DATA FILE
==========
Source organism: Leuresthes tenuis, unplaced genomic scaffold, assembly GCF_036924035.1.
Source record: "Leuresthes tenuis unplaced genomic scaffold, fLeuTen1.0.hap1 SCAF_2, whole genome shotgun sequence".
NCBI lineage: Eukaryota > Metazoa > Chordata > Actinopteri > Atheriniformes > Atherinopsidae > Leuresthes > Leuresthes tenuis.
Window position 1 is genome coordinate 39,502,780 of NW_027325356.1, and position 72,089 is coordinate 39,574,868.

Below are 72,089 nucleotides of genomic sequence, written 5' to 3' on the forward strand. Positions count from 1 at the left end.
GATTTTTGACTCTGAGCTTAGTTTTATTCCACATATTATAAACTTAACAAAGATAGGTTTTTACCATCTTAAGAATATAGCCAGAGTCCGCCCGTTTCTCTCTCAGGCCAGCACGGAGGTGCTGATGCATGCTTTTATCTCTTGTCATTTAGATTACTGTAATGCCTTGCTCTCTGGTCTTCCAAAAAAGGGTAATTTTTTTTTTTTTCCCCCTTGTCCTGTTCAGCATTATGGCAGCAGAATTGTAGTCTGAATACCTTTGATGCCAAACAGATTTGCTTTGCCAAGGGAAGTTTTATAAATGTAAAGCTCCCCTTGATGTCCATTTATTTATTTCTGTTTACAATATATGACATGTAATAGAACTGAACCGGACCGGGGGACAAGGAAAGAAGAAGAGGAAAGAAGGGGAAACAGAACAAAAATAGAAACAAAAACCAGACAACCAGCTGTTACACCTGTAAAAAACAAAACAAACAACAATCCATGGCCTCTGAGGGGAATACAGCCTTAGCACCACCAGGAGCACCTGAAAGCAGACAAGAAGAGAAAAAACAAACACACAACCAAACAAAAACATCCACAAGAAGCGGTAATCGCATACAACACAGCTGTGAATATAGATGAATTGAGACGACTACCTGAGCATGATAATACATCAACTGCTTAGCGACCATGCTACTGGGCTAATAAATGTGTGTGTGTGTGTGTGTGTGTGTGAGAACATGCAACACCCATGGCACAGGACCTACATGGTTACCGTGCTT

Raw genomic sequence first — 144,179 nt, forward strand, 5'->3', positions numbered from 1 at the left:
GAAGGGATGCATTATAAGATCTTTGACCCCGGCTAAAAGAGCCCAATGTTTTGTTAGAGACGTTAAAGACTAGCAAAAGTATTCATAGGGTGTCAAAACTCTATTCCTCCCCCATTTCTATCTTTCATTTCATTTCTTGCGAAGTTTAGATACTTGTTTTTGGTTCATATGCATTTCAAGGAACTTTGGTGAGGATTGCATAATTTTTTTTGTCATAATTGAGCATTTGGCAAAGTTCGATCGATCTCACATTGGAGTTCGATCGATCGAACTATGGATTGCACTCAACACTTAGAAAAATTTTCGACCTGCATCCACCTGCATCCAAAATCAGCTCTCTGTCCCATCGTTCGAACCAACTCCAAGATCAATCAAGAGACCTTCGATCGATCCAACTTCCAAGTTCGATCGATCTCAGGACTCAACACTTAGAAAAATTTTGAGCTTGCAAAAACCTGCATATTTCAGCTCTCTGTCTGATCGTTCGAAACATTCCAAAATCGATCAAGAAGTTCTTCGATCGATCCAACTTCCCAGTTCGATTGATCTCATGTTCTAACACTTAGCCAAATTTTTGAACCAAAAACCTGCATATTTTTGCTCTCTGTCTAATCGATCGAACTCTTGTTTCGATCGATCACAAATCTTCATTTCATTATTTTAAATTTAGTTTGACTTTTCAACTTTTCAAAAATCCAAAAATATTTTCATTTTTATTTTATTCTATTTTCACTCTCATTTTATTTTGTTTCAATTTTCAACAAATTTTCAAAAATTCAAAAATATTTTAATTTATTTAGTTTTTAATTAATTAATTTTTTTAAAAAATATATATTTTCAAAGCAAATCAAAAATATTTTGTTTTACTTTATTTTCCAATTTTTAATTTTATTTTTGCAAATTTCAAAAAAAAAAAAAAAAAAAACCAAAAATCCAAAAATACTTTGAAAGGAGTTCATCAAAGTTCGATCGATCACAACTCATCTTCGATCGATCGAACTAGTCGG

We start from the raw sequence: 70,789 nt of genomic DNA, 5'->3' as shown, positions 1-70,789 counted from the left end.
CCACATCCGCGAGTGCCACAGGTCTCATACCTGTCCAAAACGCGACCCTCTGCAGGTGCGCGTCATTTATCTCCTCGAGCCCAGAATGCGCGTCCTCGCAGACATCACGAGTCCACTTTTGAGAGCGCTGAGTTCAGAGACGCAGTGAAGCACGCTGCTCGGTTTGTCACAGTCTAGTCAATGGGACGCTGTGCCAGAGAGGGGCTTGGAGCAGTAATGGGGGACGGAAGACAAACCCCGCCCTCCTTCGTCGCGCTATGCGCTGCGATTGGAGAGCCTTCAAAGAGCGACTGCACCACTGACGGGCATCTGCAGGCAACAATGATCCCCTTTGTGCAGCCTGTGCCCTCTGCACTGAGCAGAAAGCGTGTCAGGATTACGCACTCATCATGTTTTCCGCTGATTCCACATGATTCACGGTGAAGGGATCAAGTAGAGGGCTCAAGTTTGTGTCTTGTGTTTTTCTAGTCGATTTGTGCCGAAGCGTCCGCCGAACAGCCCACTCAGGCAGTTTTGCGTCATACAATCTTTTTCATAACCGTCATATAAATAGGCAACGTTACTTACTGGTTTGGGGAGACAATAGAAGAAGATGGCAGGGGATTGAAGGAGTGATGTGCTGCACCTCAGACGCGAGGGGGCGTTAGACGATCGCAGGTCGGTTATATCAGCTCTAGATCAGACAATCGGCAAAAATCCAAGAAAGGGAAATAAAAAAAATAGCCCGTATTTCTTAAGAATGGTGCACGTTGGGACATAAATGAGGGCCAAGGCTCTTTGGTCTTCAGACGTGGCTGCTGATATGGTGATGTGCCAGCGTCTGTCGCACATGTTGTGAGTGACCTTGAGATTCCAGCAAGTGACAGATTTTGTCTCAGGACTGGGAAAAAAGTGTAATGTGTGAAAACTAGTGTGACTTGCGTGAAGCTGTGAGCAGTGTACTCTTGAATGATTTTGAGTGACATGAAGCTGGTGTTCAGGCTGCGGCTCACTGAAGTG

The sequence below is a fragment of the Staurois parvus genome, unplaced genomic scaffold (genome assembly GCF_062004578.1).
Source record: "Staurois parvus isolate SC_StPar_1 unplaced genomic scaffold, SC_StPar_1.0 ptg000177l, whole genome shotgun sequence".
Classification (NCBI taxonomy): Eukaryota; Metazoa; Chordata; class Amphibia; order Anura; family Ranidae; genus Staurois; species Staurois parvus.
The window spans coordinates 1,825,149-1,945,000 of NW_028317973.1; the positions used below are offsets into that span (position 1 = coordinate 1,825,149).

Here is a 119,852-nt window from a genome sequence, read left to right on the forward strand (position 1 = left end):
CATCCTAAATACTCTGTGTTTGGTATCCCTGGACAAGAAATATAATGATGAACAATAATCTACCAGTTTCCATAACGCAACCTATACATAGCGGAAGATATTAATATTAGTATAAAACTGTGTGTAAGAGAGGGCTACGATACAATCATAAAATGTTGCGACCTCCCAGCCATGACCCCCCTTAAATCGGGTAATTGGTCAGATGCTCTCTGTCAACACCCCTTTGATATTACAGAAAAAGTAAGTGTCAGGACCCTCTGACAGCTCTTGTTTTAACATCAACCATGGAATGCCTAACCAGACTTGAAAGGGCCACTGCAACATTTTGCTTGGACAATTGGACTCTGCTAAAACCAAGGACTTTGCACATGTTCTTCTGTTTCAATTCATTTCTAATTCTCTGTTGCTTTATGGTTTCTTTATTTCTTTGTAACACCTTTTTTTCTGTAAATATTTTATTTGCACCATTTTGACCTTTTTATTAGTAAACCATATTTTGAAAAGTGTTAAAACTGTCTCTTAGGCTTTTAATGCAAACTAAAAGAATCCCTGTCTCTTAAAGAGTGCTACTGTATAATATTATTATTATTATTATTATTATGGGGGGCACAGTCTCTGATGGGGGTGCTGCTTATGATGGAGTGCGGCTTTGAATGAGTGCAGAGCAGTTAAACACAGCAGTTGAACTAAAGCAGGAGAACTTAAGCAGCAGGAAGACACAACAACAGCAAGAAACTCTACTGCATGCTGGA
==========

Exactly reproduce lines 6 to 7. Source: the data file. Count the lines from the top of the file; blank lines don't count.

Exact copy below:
GATTTTTGACTCTGAGCTTAGTTTTATTCCACATATTATAAACTTAACAAAGATAGGTTTTTACCATCTTAAGAATATAGCCAGAGTCCGCCCGTTTCTCTCTCAGGCCAGCACGGAGGTGCTGATGCATGCTTTTATCTCTTGTCATTTAGATTACTGTAATGCCTTGCTCTCTGGTCTTCCAAAAAAGGGTAATTTTTTTTTTTTTCCCCCTTGTCCTGTTCAGCATTATGGCAGCAGAATTGTAGTCTGAATACCTTTGATGCCAAACAGATTTGCTTTGCCAAGGGAAGTTTTATAAATGTAAAGCTCCCCTTGATGTCCATTTATTTATTTCTGTTTACAATATATGACATGTAATAGAACTGAACCGGACCGGGGGACAAGGAAAGAAGAAGAGGAAAGAAGGGGAAACAGAACAAAAATAGAAACAAAAACCAGACAACCAGCTGTTACACCTGTAAAAAACAAAACAAACAACAATCCATGGCCTCTGAGGGGAATACAGCCTTAGCACCACCAGGAGCACCTGAAAGCAGACAAGAAGAGAAAAAACAAACACACAACCAAACAAAAACATCCACAAGAAGCGGTAATCGCATACAACACAGCTGTGAATATAGATGAATTGAGACGACTACCTGAGCATGATAATACATCAACTGCTTAGCGACCATGCTACTGGGCTAATAAATGTGTGTGTGTGTGTGTGTGTGTGTGAGAACATGCAACACCCATGGCACAGGACCTACATGGTTACCGTGCTT

Raw genomic sequence first — 144,179 nt, forward strand, 5'->3', positions numbered from 1 at the left: